I recently moved. It involved working with a realtor, a banker, and numerous other people. Today I am contemplating sorting out what to put into my new desk drawers and have a literal pile of paperwork from various aspects of my moving adventure. As each person representing each faction of moving began working with me they explained what they would do, how they would do it and the expected outcome.
For example, the furniture store guy explained how the sale worked, the ordering and delivery of the furniture and the return policy. I asked my questions which were answered and then signed on to buy the furniture. I have a pile of paperwork outlining all the things he explained along with a credit card receipt for my purchase.
Another example is my realtor. He came to my home and went through everything with me, explaining his services and what he would do to help me find a new home and sell my old home. This pile of paperwork is so big it has it’s own sectioned leather folder, compliments of the realtor!
There are many others who worked with me during the process. I am looking at all the paperwork and thinking about how each person had to first gain my trust before anything else could happen. There are many people who wanted to gain my trust. They too wanted to work with me, but early on during the beginning contact stages they failed to gain my trust. I did not employ them or purchase their product.
In all aspects of moving I have been in charge of whom I chose to help me accomplish what I wanted to accomplish. Today I am reflecting on how different this has been over the course of my life when it comes to people helping me because of my disability.
First of all, I was typically never given a choice of whom I wanted to work with, but instead random people would be assigned to my case. Rarely was I thought of as a person capable of choosing whom I might want to work for me to accomplish what I wanted in my life. Instead I was perceived more like an object that needed to be worked on, a “case” that needed to be assigned a “worker.”
When you are a “case” needing services it means the “worker” is often assigned. This is unfortunate because the beginning process of a relationship isn’t set up to happen. The carpenter who built my screen porch had to establish a relationship with me before I hired her. The first one failed. He did not call me the following week as he promised. The second one succeeded in establishing a relationship and I hired her. Today I have a screen porch. I hired someone I trusted to accomplish the goal I had – to enjoy the outdoors at home without being bitten by mosquitos.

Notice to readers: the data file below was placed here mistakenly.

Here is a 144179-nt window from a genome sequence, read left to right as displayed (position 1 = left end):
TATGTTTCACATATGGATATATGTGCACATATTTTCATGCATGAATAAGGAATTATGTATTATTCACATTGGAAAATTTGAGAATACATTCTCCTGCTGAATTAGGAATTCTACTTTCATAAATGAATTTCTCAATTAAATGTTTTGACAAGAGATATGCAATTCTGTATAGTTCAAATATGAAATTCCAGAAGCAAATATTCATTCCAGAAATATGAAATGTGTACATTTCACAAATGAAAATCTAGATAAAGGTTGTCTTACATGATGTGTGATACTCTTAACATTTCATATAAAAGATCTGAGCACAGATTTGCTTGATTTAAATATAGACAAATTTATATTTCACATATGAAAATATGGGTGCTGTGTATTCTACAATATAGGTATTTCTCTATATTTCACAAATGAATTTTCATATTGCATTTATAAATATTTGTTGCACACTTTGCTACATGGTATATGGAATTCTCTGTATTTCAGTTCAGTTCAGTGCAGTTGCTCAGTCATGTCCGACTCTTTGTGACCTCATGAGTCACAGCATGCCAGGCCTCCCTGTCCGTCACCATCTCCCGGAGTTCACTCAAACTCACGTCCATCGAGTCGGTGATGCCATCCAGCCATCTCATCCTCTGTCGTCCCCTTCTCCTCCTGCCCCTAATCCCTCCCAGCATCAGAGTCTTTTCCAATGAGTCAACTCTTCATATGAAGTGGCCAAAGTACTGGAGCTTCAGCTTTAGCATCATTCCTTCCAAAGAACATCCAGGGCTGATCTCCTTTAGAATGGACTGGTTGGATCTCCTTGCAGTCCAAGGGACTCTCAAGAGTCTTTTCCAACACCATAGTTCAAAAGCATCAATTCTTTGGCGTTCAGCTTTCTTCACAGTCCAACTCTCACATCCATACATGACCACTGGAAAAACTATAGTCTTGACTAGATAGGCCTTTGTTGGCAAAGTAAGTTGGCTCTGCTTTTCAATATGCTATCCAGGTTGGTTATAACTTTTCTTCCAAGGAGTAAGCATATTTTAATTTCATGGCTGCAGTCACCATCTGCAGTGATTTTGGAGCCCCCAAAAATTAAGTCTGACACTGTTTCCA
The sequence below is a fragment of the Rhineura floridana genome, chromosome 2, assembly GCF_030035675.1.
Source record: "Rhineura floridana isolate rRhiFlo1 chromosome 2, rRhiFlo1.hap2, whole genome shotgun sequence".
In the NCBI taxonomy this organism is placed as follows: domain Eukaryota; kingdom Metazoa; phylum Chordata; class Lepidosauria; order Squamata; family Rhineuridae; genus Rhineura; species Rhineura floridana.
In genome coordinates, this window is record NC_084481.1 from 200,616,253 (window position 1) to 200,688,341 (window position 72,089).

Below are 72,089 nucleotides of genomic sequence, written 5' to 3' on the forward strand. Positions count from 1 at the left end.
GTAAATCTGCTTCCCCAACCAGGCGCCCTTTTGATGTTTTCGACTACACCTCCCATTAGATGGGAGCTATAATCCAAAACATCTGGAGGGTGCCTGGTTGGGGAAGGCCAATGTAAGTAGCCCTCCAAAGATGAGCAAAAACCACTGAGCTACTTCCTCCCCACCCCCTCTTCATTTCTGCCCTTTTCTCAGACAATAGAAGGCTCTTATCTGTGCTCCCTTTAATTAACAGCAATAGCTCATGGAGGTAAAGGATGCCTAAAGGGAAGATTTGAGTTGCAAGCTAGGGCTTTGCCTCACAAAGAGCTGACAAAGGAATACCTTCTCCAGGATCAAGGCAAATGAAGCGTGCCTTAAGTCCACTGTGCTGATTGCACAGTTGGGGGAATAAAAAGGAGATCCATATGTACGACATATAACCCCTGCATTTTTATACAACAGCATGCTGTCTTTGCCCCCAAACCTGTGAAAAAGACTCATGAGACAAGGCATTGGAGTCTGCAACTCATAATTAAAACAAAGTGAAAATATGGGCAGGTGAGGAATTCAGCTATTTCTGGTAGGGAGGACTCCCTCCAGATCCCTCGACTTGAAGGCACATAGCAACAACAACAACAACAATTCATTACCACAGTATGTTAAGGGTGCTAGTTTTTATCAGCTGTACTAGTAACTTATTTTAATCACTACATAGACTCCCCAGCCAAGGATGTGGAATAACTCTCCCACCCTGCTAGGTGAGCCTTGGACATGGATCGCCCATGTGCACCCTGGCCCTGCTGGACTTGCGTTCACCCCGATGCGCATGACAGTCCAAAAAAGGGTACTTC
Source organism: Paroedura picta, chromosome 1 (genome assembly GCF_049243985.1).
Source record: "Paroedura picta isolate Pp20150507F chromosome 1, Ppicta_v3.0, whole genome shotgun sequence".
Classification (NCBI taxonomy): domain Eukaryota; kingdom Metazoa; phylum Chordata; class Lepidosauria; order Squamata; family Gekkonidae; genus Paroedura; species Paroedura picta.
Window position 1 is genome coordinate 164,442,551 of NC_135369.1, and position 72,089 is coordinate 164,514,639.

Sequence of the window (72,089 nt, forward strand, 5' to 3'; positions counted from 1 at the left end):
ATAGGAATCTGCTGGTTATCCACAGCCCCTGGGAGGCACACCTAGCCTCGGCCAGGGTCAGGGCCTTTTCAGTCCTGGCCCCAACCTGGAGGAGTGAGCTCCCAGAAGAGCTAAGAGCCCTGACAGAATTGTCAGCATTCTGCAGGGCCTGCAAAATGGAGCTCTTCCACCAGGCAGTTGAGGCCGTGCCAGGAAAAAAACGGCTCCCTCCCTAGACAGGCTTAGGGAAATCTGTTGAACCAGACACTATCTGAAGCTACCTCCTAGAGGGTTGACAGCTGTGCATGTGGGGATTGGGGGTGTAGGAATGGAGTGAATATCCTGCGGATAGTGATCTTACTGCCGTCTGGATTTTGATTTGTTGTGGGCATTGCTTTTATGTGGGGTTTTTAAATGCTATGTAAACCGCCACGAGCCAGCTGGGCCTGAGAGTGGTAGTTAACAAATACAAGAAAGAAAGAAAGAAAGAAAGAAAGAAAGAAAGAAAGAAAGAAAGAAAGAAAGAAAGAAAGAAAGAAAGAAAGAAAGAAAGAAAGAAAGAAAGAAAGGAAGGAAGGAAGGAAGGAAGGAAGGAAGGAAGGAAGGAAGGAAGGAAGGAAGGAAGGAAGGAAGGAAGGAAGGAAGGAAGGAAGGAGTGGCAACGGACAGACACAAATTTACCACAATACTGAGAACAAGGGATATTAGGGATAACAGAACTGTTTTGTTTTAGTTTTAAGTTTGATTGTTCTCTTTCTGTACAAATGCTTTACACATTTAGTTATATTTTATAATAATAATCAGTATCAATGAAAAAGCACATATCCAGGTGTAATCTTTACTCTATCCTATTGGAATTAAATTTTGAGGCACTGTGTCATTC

When I was a “case” needing services and a “worker” was assigned, that beginning relationship stage never happened. I never had a choice in who was assigned to my case. That means I never gave the randomly assigned “worker” permission to work with or for me. I was never asked what I wanted in life, but instead was expected to accomplish the goals set for me. Some of the “workers” were really good people and a working relationship did develop over time. Other “workers” were not so good a match for me and if it had been my choice I would not have hired them to work for me. However, when you are a “case” needing services that are managed by a “worker” you do not get to hire that worker.
It is most unfortunate that when I am a “case” I do not get to hire my worker like I got to when building my screen porch. An assigned worker not only puts ME at a disadvantage, but also puts that WORKER at a disadvantage. Having a hiring process for the worker, in my opinion, is important for both parties.
It is in the hiring process the worker gains the trust and permission to work with and for the person doing the hiring. I hired a realtor. He found me a perfect place to live. I hired a carpenter. She built me a great screen porch. These things are important to me, but not as important as being who I am and doing what I want in my life.
So, why is it that a carpenter needed to gain my trust and permission to build me a screen porch, but when it came to building the life I wanted a worker was randomly assigned with no permission from me?
Why was I expected to trust the intentions of this worker before a relationship between us had been established and before I had given that person permission to work with and for me?
It is just as important (and could be argued more important) for those of us with disabilities to hire our help as it is for everyone else who has the unspoken privilege of hiring their help.
BOOKS BY JUDY ENDOW
Endow, J. (2019). Autistically Thriving: Reading Comprehension, Conversational Engagement, and Living a Self-Determined Life Based on Autistic Neurology. Lancaster, PA: Judy Endow.
Endow, J. (2012). Learning the Hidden Curriculum: The Odyssey of One Autistic Adult. Shawnee Mission, KS: AAPC Publishing.
Endow, J. (2006). Making Lemonade: Hints for Autism’s Helpers. Cambridge, WI: CBR Press.
Endow, J. (2013). Painted Words: Aspects of Autism Translated. Cambridge, WI: CBR Press.
Endow, J. (2009). Paper Words: Discovering and Living With My Autism. Shawnee Mission, KS: AAPC Publishing.
Endow, J. (2009). Outsmarting Explosive Behavior: A Visual System of Support and Intervention for Individuals With Autism Spectrum Disorders. Shawnee Mission, KS: AAPC Publishing.
Endow, J. (2010). Practical Solutions for Stabilizing Students With Classic Autism to Be Ready to Learn: Getting to Go. Shawnee Mission, KS: AAPC Publishing.
Myles, B. S., Endow, J., & Mayfield, M. (2013). The Hidden Curriculum of Getting and Keeping a Job: Navigating the Social Landscape of Employment. Shawnee Mission, KS: AAPC Publishing.
Originally written for and published by Ollibean on June 1, 2015
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